“Thank you,” she said.

And then said nothing else.

He cleared his throat. “Did you sleep well?”

“Yes, thank you,” she said.

“Are you enjoying your stay?”

“Yes, thank you,” she said.

Funny, but he’d always thought conversation with the woman he’d marry would come just a little bit easier.

He reminded himself that she still fancied herself in love with another man. Someone unsuitable, if Lady Lucinda’s comment of the night before was any indication. What was that she had called him-the lesser of two evils?

He glanced forward. Lady Lucinda was stumbling along ahead of him on the arm of Neville Berbrooke, who had never learned to adjust his gait for a lady. She seemed to be managing well enough, although he did think he might have heard a small cry of pain at one point.

He gave his head a mental shake. It was probably just a bird. Hadn’t Neville said he’d seen a flock of them through the window?

“Have you been friends with Lady Lucinda for very long?” he asked Miss Watson. He knew the answer, of course; Lady Lucinda had told him the night before. But he couldn’t think of anything else to ask. And he needed a question that could not be answered with yes, thank you or no, thank you.

“Three years,” Miss Watson replied. “She is my dearest friend.” And then her face finally took on a bit of animation as she said, “We ought to catch up.”

“To Mr. Berbrooke and Lady Lucinda?”

“Yes,” she said with a firm nod. “Yes, we ought.”

The last thing Gregory wanted to do was squander his precious time alone with Miss Watson, but he dutifully called out to Berbrooke to hold up. He did, stopping so suddenly that Lady Lucinda quite literally crashed into him.

She let out a startled cry, but other than that was clearly unhurt.

Miss Watson took advantage of the moment, however, by disengaging her hand from his elbow and rushing forward. “Lucy!” she cried out. “Oh, my dearest Lucy, are you injured?”

“Not at all,” Lady Lucinda replied, looking slightly confused by the extreme level of her friend’s concern.

“I must take your arm,” Miss Watson declared, hooking her elbow through Lady Lucinda’s.

“You must?” Lady Lucinda echoed, twisting away. Or rather, attempting to. “No, truly, that is not necessary.”

“I insist.”

“It is not necessary,” Lady Lucinda repeated, and Gregory wished he could see her face, because it sounded as if she were gritting her teeth.

“Heh heh,” came Berbrooke’s voice. “P’rhaps I’ll take your arm, Bridgerton.”

Gregory gave him a level look. “No.”

Berbrooke blinked. “It was a joke, you know.”

Gregory fought the urge to sigh and somehow managed to say, “I was aware.” He’d known Neville Berbrooke since they’d both been in leading strings, and he usually had more patience with him, but right now he wanted nothing so much as to fit him with a muzzle.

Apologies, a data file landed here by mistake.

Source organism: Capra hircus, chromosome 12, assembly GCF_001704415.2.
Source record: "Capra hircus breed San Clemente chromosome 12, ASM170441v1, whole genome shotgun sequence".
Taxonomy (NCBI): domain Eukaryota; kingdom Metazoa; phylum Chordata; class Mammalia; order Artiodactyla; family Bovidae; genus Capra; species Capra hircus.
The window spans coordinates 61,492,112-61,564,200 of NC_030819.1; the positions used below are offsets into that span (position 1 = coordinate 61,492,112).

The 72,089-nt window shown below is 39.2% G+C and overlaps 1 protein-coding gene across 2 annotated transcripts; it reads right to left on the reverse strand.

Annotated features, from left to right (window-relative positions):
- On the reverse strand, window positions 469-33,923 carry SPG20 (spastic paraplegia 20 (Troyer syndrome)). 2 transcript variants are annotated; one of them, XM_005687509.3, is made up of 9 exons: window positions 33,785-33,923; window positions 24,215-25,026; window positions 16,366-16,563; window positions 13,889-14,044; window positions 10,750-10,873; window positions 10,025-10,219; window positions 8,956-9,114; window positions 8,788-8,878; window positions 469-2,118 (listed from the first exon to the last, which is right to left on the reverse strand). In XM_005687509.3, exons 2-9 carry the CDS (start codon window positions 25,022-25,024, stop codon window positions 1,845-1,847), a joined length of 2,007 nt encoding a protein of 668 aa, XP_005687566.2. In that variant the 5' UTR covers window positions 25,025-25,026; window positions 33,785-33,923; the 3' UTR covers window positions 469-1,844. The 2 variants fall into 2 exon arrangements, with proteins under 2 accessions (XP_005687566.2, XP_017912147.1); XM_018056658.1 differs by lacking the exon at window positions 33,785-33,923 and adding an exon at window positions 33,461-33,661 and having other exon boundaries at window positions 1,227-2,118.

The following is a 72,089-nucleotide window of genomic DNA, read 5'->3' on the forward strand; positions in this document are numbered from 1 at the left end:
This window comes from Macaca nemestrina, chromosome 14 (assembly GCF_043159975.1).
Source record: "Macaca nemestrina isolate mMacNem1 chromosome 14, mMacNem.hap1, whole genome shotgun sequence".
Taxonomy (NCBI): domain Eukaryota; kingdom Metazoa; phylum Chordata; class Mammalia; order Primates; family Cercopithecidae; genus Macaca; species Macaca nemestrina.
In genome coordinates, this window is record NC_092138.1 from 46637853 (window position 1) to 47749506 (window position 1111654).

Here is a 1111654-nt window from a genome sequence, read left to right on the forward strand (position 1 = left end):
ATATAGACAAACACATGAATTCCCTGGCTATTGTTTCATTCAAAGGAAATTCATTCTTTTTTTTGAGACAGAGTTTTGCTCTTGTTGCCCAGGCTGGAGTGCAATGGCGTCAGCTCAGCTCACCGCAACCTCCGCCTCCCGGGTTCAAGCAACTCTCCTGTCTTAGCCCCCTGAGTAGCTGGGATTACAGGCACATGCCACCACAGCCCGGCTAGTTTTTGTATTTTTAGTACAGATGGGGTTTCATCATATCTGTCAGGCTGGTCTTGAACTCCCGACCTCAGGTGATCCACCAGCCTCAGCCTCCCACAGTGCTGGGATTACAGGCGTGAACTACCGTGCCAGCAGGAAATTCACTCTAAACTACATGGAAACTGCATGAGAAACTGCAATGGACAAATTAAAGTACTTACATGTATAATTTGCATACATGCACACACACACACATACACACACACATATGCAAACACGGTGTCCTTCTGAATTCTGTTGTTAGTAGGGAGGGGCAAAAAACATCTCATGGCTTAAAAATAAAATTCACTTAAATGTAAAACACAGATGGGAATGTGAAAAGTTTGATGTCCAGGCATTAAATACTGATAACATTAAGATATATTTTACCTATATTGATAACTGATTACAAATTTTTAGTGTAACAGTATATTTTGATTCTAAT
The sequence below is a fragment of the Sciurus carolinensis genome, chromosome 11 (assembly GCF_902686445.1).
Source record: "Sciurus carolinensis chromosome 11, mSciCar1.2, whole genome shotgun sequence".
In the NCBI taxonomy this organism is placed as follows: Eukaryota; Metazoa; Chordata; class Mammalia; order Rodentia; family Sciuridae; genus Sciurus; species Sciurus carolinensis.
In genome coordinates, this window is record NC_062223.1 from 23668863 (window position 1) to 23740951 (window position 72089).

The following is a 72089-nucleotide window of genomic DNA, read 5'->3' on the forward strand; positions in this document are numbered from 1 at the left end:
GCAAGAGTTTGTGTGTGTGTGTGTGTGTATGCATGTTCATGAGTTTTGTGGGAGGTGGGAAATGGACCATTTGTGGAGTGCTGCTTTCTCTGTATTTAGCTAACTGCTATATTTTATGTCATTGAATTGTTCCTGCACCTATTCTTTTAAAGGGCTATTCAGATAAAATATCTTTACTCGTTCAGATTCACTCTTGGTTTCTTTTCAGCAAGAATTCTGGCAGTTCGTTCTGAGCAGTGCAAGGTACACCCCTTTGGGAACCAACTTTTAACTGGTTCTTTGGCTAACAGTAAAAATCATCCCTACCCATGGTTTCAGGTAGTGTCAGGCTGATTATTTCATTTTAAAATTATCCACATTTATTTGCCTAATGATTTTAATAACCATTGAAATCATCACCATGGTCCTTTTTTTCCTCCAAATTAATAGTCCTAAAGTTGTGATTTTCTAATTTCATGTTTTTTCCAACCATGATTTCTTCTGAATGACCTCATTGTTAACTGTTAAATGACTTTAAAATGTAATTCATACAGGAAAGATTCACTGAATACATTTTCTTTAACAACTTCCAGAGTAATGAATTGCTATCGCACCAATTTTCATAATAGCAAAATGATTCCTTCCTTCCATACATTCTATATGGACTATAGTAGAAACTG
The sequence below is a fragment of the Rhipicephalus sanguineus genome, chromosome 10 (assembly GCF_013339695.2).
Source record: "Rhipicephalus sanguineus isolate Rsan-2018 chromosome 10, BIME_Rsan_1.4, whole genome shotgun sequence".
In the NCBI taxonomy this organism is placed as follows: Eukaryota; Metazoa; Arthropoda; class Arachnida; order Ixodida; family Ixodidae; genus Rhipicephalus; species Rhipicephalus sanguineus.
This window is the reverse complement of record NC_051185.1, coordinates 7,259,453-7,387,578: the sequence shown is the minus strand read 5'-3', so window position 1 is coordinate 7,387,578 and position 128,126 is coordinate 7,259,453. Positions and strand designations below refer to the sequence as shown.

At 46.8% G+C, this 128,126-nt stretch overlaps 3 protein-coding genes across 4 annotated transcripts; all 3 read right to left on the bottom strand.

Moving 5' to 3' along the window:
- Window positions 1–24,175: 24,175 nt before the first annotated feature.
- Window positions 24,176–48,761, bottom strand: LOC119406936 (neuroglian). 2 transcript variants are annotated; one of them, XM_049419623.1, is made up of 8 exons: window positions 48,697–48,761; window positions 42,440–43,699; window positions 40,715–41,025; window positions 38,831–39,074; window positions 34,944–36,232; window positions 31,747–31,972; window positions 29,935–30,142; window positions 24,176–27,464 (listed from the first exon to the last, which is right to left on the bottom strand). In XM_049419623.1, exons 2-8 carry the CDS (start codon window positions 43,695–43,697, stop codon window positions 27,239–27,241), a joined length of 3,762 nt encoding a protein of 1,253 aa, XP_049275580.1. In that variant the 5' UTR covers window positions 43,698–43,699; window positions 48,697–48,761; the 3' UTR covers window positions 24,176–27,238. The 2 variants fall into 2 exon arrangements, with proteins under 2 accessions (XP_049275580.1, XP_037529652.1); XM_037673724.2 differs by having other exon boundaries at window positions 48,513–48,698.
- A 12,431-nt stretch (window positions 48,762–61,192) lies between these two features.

Meanwhile, the two girls were bickering about something, in tones hushed enough that Gregory couldn’t hope to make out what they were saying. Not that he’d likely have understood their language even if they’d been shouting it; it was clearly something bafflingly female. Lady Lucinda was still tugging her arm, and Miss Watson quite simply refused to let go.

“She is injured,” Hermione said, turning and batting her eyelashes.

Batting her eyelashes? She chose this moment to flirt?

“I am not,” Lucy returned. She turned to the two gentlemen. “I am not,” she repeated. “Not in the slightest. We should continue.”

Gregory couldn’t quite decide if he was amused or insulted by the entire spectacle. Miss Watson quite clearly did not wish for his escort, and while some men loved to pine for the unattainable, he’d always preferred his women smiling, friendly, and willing.

Miss Watson turned then, however, and he caught sight of the back of her neck (what was it about the back of her neck?). He felt himself sinking again, that madly in love feeling that had captured him the night before, and he told himself not to lose heart. He hadn’t even known her a full day; she merely needed time to get to know him. Love did not strike everyone with the same speed. His brother Colin, for example, had known his wife for years and years before he’d realized they were meant to be together.

Not that Gregory planned to wait years and years, but still, it did put the current situation in a better perspective.

After a few moments it became apparent that Miss Watson would not acquiesce, and the two women would be walking arm in arm. Gregory fell in step beside Miss Watson, while Berbrooke ambled on, somewhere in the vicinity of Lady Lucinda.

“You must tell us what it is like to be from such a large family,” Lady Lucinda said to him, leaning forward and speaking past Miss Watson. “Hermione and I each have but one sibling.”

“Have three m’self,” said Berbrooke. “All boys, all of us. ’Cept for my sister, of course.”

“It is…” Gregory was about to give his usual answer, about it being mad and crazy and usually more trouble than it was worth, but then somehow the deeper truth slipped across his lips, and he found himself saying, “Actually, it’s comforting.”

“Comforting?” Lady Lucinda echoed. “What an intriguing choice of word.”

He looked past Miss Watson to see her regarding him with curious blue eyes.

“Yes,” he said slowly, allowing his thoughts to coalesce before replying. “There is comfort in having a family, I think. It’s a sense of…just knowing, I suppose.”

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